Although that outside intervention left a bitter taste in Westin’s mouth, within 2 weeks he was back at work, reclaiming duties he had ceded to colleagues when he cut back to 1 day a week to conduct his campaign. His patients took a little longer to adjust to his defeat.

“I’d come in to talk about their treatments,” he says, “and they wanted to talk about how they were disappointed I had lost. I had to say, ‘Let’s talk about your cancer first.’”

Even so, Westin says his year on the campaign trail made him a public figure and created “this public side to my persona. Now, I’m seen as someone who has worn multiple hats. And the political hat has not disappeared just because I’m no longer a candidate.”

That exposure could make it easier to run for office again, he acknowledges. “I was on TV, I was endorsed by the local [Houston] paper, I’m recognized by people at the grocery store, and my connection to political powerbrokers and potential donors has been strengthened,” he says.

His defeat taught him a hard but important lesson. “For a scientist wondering how to lower those barriers, the only way to do that is to run,” he says. “Until you put your foot in the water, there’s no way to judge how warm it is.”

Insurmountable obstacles

DiMasi found those waters to be quite chilly. An experimental physicist who studies the structure of materials, DiMasi decided to take on her local Republican congressman, Representative Lee Zeldin, because of his vocal support for Trump and his stance on any number of issues about which she cared deeply, from protecting the environment to health care and immigration.

But DiMasi had no ties to local political groups in New York’s first congressional district, no network of potential donors, and no clue how to run a campaign. Those were insurmountable obstacles to getting out her message, and she finished last among five Democrats in the June primary. Equally important, she realized afterward that she didn’t much like retail politics, including the give and take of wooing voters and the bravado needed to convince volunteers and donors they were backing a winner.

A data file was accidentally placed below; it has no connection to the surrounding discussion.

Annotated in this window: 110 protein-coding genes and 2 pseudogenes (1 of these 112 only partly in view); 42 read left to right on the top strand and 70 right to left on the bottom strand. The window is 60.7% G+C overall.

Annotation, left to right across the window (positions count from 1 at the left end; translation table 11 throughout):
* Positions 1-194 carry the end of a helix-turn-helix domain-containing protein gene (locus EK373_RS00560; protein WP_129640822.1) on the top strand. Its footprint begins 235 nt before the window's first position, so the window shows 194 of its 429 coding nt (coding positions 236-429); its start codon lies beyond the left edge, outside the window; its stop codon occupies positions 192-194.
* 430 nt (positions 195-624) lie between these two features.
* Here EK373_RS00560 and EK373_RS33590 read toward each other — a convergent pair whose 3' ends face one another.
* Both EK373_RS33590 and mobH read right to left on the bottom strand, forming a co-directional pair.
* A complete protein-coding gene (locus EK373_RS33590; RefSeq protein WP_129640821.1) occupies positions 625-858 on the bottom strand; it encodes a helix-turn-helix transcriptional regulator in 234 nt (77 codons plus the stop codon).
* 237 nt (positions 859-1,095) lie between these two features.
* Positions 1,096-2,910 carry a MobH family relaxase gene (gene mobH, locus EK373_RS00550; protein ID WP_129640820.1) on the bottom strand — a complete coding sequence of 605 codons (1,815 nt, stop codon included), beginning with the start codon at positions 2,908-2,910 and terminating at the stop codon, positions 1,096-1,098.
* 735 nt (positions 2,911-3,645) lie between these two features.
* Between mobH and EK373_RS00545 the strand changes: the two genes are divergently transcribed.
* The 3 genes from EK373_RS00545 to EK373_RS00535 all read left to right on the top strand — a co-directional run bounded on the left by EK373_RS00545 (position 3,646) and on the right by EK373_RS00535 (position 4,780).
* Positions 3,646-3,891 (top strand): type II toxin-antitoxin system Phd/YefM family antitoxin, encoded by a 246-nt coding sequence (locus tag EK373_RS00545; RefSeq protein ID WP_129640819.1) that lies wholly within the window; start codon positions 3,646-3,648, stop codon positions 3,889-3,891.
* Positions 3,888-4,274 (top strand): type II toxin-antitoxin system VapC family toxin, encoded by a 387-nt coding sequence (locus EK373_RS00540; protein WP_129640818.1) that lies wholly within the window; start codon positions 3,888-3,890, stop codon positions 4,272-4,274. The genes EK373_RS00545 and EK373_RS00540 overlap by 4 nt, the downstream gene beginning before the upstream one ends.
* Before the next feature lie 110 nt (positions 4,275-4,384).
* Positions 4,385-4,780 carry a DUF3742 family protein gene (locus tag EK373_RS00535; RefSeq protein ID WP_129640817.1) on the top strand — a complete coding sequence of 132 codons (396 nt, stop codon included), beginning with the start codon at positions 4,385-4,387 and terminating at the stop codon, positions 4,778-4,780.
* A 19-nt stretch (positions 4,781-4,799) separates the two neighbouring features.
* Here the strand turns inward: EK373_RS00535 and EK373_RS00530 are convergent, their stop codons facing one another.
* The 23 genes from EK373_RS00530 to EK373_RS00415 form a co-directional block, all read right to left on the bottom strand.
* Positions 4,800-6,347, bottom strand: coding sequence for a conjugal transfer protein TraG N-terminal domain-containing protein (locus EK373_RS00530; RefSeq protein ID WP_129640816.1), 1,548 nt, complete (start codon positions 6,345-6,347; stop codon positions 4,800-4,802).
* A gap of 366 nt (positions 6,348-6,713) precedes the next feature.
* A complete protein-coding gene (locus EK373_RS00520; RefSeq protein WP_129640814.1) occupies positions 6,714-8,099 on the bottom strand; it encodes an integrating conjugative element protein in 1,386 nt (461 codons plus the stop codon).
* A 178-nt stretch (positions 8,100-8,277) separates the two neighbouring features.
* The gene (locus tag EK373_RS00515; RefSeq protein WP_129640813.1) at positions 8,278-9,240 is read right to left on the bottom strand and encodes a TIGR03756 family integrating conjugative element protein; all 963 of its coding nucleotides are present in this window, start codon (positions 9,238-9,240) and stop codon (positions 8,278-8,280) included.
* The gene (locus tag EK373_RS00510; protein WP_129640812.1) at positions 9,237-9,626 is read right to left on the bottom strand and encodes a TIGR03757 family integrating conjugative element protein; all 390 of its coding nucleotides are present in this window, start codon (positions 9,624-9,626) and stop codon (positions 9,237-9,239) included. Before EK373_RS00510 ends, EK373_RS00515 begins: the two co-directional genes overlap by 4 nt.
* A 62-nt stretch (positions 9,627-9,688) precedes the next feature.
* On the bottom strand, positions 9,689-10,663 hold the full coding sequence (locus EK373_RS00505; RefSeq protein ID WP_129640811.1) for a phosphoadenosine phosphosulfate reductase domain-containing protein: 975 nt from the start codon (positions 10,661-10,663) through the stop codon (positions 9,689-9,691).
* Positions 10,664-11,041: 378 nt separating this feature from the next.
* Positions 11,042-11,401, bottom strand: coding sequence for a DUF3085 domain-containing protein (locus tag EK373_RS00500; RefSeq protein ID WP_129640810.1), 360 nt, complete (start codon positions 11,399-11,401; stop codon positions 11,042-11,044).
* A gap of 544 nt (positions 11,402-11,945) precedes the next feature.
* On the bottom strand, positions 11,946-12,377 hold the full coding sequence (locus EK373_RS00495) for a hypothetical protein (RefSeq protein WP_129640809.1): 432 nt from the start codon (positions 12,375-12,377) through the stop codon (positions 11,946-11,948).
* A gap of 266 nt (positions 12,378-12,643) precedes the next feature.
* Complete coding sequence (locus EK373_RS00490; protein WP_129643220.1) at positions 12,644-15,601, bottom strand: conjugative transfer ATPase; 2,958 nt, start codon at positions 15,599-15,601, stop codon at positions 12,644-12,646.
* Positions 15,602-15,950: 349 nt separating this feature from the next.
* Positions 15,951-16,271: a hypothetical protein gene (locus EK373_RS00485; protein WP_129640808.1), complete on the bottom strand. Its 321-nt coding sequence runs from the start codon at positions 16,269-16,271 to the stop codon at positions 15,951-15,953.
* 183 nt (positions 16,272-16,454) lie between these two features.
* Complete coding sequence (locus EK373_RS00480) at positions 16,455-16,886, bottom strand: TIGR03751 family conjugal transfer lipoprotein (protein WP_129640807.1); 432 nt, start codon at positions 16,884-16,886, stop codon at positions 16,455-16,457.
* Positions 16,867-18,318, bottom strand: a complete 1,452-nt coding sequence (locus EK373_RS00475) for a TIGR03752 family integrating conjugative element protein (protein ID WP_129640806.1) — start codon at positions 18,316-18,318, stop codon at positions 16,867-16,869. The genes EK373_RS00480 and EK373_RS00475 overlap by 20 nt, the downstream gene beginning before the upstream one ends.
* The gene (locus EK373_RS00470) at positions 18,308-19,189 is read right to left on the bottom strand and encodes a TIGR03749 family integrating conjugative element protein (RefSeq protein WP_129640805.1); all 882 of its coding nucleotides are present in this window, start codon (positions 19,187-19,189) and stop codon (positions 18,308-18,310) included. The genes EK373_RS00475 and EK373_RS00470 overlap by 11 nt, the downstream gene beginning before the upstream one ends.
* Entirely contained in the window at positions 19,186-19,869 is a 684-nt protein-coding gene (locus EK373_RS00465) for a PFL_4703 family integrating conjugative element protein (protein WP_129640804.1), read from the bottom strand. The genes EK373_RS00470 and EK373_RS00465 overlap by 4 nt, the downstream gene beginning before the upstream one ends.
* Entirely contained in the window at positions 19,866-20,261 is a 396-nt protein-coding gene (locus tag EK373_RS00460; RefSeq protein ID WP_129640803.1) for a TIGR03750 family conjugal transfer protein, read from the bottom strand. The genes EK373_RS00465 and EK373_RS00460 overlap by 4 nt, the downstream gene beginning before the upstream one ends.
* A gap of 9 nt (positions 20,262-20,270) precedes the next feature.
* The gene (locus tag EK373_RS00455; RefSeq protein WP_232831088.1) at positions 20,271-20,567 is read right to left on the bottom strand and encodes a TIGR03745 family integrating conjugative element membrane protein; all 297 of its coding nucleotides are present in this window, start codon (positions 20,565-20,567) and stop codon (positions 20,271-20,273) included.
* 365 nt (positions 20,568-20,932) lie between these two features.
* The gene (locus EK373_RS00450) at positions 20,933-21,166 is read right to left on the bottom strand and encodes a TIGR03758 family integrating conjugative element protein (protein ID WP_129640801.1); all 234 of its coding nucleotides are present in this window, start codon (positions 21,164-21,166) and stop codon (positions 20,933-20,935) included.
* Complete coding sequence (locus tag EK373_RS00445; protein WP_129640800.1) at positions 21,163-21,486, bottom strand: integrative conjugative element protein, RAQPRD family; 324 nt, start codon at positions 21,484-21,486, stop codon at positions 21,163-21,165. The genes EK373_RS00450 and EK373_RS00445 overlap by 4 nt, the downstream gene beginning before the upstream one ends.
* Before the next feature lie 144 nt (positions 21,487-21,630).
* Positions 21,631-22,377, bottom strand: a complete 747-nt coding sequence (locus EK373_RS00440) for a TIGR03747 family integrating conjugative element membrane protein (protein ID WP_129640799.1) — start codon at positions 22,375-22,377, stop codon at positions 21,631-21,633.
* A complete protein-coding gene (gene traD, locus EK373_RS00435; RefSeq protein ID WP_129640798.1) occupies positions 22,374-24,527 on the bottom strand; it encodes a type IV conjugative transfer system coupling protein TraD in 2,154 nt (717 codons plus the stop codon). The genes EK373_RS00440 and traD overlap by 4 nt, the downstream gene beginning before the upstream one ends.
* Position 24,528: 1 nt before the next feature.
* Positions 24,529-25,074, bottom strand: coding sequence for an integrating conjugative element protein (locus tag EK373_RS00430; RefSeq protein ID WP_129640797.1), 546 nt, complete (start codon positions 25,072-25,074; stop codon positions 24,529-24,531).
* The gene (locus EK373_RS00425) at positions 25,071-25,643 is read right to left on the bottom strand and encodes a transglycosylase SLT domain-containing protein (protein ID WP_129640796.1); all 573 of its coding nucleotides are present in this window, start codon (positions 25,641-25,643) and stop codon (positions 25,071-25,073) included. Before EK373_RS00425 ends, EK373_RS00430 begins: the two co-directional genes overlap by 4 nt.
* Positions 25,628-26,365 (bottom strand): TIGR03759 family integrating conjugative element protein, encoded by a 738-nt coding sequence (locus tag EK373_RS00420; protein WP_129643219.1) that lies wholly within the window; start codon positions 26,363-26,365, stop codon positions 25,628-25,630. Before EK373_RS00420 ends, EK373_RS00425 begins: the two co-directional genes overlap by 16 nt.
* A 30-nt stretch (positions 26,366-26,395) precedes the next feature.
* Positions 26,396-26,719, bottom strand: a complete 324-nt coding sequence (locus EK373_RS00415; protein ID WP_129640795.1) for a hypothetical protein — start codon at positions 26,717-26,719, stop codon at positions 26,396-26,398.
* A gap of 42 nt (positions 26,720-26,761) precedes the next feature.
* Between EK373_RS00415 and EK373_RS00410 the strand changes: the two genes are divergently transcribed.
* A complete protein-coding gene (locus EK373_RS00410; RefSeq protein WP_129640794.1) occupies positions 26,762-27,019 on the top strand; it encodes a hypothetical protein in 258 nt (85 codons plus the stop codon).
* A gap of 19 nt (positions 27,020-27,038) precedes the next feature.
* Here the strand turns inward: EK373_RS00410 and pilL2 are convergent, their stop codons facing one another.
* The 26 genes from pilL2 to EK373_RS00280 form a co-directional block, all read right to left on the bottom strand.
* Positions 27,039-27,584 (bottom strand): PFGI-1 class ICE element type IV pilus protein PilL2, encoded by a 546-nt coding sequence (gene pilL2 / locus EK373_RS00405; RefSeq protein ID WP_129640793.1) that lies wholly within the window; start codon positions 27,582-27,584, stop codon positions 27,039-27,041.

Having left Brookhaven to run, she’s now looking for a job. She wondered whether to list her campaign on her resume, worrying that her political advocacy might turn off some prospective employers. But she decided to include it because, “That’s part of who I am and what I’ve done.”

Her need for a steady income has prevented her from doing more to help the Democratic nominee, Perry Gershon, who faces an uphill battle in the solidly Republican district. Her chosen profession also puts a damper on any type of political activity, she notes.

“Being a scientist is not a part-time job,” she says. “Aside from working for the government [which precludes partisan political activity], any job that I take will probably consume all of my time. It’s not like being an attorney, where you can take off a year or work part time so that you can run or get involved in a political campaign.”

Clashing worlds

Several of the defeated candidates expressed a similar regret. They say the reward system in science is antithetical to anyone thinking about entering politics.

“The legal world, for example, values service in other areas and understands the importance of having an impact on policy questions,” notes Eric Ding, a public health epidemiologist who lost in the Democrat primary to represent the 10th congressional district in and around Harrisburg. “In academia, the thing that matters most is your next grant. And publishing is seen as the only way to engage with the public.”